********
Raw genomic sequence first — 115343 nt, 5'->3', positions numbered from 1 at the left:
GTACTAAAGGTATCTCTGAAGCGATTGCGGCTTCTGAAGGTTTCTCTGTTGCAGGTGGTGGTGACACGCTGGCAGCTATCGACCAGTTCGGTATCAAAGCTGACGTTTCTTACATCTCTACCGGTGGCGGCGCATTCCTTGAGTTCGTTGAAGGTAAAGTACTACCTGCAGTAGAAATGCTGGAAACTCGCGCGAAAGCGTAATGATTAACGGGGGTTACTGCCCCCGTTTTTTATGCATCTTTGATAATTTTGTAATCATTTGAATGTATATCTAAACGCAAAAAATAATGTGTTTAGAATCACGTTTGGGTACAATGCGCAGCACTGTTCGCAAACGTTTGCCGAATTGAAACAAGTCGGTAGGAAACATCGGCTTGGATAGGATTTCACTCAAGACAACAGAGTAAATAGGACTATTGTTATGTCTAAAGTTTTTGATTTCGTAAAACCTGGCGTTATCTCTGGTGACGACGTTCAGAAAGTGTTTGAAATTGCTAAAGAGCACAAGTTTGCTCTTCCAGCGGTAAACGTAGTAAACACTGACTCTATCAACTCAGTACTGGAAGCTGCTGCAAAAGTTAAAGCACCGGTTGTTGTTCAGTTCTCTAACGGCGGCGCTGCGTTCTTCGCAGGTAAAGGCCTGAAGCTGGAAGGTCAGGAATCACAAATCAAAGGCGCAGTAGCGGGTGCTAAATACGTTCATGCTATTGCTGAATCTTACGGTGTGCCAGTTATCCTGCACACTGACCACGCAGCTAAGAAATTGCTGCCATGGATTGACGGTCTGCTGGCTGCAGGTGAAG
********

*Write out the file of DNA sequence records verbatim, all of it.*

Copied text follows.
Raw genomic sequence first — 115343 nt, 5'->3', positions numbered from 1 at the left:
GTACTAAAGGTATCTCTGAAGCGATTGCGGCTTCTGAAGGTTTCTCTGTTGCAGGTGGTGGTGACACGCTGGCAGCTATCGACCAGTTCGGTATCAAAGCTGACGTTTCTTACATCTCTACCGGTGGCGGCGCATTCCTTGAGTTCGTTGAAGGTAAAGTACTACCTGCAGTAGAAATGCTGGAAACTCGCGCGAAAGCGTAATGATTAACGGGGGTTACTGCCCCCGTTTTTTATGCATCTTTGATAATTTTGTAATCATTTGAATGTATATCTAAACGCAAAAAATAATGTGTTTAGAATCACGTTTGGGTACAATGCGCAGCACTGTTCGCAAACGTTTGCCGAATTGAAACAAGTCGGTAGGAAACATCGGCTTGGATAGGATTTCACTCAAGACAACAGAGTAAATAGGACTATTGTTATGTCTAAAGTTTTTGATTTCGTAAAACCTGGCGTTATCTCTGGTGACGACGTTCAGAAAGTGTTTGAAATTGCTAAAGAGCACAAGTTTGCTCTTCCAGCGGTAAACGTAGTAAACACTGACTCTATCAACTCAGTACTGGAAGCTGCTGCAAAAGTTAAAGCACCGGTTGTTGTTCAGTTCTCTAACGGCGGCGCTGCGTTCTTCGCAGGTAAAGGCCTGAAGCTGGAAGGTCAGGAATCACAAATCAAAGGCGCAGTAGCGGGTGCTAAATACGTTCATGCTATTGCTGAATCTTACGGTGTGCCAGTTATCCTGCACACTGACCACGCAGCTAAGAAATTGCTGCCATGGATTGACGGTCTGCTGGCTGCAGGTGAAG